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Mark Rowland in 'Bandcamp Explorer' goes on a continent-by-continent trip around the world.
We’ve done quite a few of these now, and while I haven’t come close to running out of the many categories and tags on the Bandcamp website, does it always have to be a genre? Technically, artists can tag their works with whatever words and phrases they want. One of the more popular non-musical tags is a country or city tag, so you know where the artist is from.
So this month, we’re going on a bit of a world tour; I’ve got a recommendation from every continent on Earth (apart from Antarctica. Penguins tend not to form many bands). Because there aren’t continent tags, I’ve picked a country from each continent and focused in on at least one release from that area. Admittedly, this is a considerably reductive way to represent the world’s musical art, but creating a more representative list would take forever, and I have stuff to do. I do promise that I will do future columns on other areas of the world to make up for it.
First up, Europe. For this, I’ve popped over the continent to France, which has a rich and distinct history of pop music that I personally love. Honourable mentions go to the almighty Perturbator and his latest synth-heavy cyberpunk epic, ‘Lustful Sacraments’, and this album of 31 ukelele rock and pop covers by Les Excellents. My ‘winner’, however, is ‘Le Dernier Album’ by Mendelson, which fuses Godspeed-style post-rock and 20th-century chanson. It’s only five tracks, two of which go for more than 10 minutes, but it’s really cool in a distinctly gallic way.
A hop over the Atlantic now to Canada, representing North America. There’s some promising modern classical compositions on Jessica Moss’s ‘Phosphenes’, and Kodan Armada’s self-titled album delivers some great avant-punk with some serious hints of Sonic Youth and Slint. But the lovely, quirky guitar pop of Andy Shauf’s ‘Wilds’ is my main pick. Shauf’s songs have a decidedly 60s feel to them, delivered in a moderately lo-fi, laid back shuffle. It’s great.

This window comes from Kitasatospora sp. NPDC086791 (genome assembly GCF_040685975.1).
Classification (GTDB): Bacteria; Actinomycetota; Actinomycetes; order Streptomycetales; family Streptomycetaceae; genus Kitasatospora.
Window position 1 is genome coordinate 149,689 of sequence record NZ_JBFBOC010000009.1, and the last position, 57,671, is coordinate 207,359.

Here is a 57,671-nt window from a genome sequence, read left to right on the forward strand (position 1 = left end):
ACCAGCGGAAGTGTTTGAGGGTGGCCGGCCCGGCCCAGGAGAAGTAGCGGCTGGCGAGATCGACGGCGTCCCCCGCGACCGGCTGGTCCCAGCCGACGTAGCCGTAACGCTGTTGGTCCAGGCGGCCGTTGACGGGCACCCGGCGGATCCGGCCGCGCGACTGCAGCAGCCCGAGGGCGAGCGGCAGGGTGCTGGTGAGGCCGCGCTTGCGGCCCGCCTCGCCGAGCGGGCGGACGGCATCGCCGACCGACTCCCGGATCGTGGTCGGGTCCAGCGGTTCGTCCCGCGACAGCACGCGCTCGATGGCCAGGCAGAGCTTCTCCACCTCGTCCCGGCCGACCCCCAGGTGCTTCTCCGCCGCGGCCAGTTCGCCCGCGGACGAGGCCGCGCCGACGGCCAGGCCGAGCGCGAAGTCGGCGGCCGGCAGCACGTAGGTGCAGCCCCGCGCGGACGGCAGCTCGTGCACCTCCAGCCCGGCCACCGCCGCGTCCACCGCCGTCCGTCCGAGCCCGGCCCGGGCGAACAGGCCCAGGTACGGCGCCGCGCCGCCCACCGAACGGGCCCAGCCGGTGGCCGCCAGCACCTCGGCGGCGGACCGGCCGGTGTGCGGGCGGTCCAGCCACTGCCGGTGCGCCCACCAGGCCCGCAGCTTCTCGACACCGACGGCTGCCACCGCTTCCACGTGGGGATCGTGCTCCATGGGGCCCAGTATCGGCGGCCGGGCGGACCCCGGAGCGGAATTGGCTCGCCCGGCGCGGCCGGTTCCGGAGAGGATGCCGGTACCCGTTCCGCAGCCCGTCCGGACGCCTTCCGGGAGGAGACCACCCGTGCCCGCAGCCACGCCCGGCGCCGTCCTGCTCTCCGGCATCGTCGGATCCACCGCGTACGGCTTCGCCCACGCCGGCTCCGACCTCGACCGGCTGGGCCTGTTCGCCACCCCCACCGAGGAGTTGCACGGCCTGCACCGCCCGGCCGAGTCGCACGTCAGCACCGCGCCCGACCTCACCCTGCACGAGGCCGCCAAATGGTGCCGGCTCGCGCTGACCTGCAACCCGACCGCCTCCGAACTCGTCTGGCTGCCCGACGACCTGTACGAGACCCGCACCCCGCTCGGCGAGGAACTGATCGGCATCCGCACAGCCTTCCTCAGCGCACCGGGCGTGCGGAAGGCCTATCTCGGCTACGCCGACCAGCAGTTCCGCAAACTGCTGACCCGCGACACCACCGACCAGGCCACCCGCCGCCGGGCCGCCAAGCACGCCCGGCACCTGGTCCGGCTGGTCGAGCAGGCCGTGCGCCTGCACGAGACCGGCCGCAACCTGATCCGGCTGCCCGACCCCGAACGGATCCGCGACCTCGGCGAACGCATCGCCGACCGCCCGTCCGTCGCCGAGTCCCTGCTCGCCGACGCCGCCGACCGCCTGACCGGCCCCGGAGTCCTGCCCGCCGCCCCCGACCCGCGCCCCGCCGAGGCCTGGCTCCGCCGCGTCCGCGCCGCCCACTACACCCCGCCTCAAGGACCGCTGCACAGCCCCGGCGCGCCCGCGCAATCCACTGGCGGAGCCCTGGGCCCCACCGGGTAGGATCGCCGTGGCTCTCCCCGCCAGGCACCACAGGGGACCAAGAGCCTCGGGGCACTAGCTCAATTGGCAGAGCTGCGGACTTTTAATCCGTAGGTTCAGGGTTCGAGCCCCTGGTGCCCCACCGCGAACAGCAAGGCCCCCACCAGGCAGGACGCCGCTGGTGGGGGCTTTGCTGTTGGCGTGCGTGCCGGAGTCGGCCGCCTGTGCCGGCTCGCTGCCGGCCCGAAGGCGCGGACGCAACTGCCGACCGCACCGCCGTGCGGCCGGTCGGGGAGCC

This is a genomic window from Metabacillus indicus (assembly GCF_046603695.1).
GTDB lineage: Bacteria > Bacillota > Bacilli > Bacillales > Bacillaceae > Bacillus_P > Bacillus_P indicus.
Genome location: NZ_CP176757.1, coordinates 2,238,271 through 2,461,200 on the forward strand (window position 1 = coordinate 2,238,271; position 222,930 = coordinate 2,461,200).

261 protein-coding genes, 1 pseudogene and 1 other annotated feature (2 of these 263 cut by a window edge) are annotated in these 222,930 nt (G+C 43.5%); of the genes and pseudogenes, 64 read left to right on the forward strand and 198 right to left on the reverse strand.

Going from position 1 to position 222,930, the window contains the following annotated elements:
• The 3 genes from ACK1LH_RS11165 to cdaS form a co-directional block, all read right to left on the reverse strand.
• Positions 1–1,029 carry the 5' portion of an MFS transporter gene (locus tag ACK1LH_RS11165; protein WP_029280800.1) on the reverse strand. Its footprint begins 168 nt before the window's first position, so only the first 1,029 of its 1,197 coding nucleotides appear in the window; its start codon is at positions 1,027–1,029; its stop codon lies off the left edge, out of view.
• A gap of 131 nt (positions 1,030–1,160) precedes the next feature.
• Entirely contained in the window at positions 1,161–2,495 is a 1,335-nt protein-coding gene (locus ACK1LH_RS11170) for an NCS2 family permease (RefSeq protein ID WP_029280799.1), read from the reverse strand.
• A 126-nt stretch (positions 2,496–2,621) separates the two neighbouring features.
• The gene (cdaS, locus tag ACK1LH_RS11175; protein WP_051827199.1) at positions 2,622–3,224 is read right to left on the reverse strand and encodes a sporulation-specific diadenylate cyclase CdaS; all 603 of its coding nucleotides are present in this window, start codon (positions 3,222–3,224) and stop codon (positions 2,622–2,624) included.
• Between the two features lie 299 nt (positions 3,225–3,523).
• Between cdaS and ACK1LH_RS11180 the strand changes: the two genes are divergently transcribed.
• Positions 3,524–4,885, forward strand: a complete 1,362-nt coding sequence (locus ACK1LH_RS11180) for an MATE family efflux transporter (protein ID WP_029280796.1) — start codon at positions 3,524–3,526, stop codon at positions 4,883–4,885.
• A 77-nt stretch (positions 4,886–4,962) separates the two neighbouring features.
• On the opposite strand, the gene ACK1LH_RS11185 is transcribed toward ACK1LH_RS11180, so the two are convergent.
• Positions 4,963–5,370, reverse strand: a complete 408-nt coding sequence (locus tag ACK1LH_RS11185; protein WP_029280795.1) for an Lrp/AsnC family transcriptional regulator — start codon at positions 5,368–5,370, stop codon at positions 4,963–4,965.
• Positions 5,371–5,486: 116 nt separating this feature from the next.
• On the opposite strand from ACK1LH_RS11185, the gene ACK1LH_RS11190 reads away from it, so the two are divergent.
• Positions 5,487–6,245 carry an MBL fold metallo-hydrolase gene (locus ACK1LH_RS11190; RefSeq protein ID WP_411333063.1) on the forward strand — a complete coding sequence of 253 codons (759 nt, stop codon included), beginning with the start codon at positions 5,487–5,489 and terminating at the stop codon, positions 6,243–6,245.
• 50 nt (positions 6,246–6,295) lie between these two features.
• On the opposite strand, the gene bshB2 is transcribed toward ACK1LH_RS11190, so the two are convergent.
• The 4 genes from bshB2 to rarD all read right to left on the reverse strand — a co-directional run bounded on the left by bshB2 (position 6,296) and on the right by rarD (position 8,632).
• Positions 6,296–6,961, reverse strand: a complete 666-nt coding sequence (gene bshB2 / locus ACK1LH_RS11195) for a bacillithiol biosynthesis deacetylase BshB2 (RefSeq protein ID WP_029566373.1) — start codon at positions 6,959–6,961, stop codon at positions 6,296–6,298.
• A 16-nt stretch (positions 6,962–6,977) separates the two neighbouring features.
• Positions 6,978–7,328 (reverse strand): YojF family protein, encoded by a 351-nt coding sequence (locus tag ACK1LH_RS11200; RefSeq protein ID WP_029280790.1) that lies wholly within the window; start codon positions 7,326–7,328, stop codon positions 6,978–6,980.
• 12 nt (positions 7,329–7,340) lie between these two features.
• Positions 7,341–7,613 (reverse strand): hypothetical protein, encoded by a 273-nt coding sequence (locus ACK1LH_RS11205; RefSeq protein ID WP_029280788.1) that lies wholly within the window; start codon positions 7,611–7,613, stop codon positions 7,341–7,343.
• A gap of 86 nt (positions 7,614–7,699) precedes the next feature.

Now, we head south to Argentina. Not so many new release albums from this region, but some very compelling tracks. For example, Amarú x MAJA ‘Fe en La Mantis’, which combines pounding electronic drums with distinctly latin rhythms. Un dia soleado delivers two-and-a-half minutes of jangly joy with their song ‘Skate 3’. But my vote goes to the eight tracks of ultra-heavy spack rock on Black Sky Giant’s ‘Falling Mothership’. If you like your guitars low and fuzzy, your riffs big, your drums pounding, and your random whoosh noises vaguely psychedelic, you can’t go wrong with this.
Let’s pop back across the Atlantic to South Africa. Lots of promising releases in the pipeline here, such as Malcolm Jiyane Tree-O’s ‘UMDALI’, five tracks of only-slightly-avant-jazz. Or Angel Ho’s experimental hip hop tribute to the trans community, ‘Queen of Queens’. Or a split single from Lesley Bee & Suup Zulu and X14, ‘Sdwadlo / iNtsila’, issued by black-led community organisation Create Define Release, also offering experimental hip hop. Best of the bunch however is Thandi Draai’s two songs from the forthcoming ‘Africa Gets Physical Vol 4’ compilation. These are two catchy Afrohouse tracks produced in collaboration with DJ Beekay and Candy Man respectively. The latter in particular is great.
Off we head to Asia, Japan specifically. There was a head and shoulders clear highlight here, and that’s the reissue of Aunt Sally’s seminal, self-titled post-punk album. For those that have never heard Aunt Sally, they certainly sat at the more dissonant and weird end of the post-punk spectrum, flitting between brittle, noisy guitars and plinky keyboard waltzes. ‘Subete Urimono’ is a real highlight, with its catchy bassline and singer Phew’s catchy yelps. Elsewhere, we have the lovely folk/classical sounds of Machinone’s ‘Wind Letter’, and the ambient jazz of Hiroshi Minami and Eiko Ishibashi’s ‘Gasping_Sighing_Sobbing’.
Finally, we’ve made it to Oceania, New Zealand to be precise. CRUSH’s single ‘Fuck the Noise/Fantasy Fiction’ stood out with its woozy dream pop, and French for Rabbits’ upcoming ‘The Overflow’ gave me something I didn’t know I wanted – a sort of ethereal version of Fleetwood Mac (the Buckingham/Nicks era). But my winner, because I’m a sucker for wonky indie folk, is ‘Dog II’ by Mudgoose. This album is true lo-fi, complete with tape warping, bringing to mind anti-folkers like Jeff Lewis and Moldy Peaches, but also early Tyrannosaurus Rex. Excellent stuff.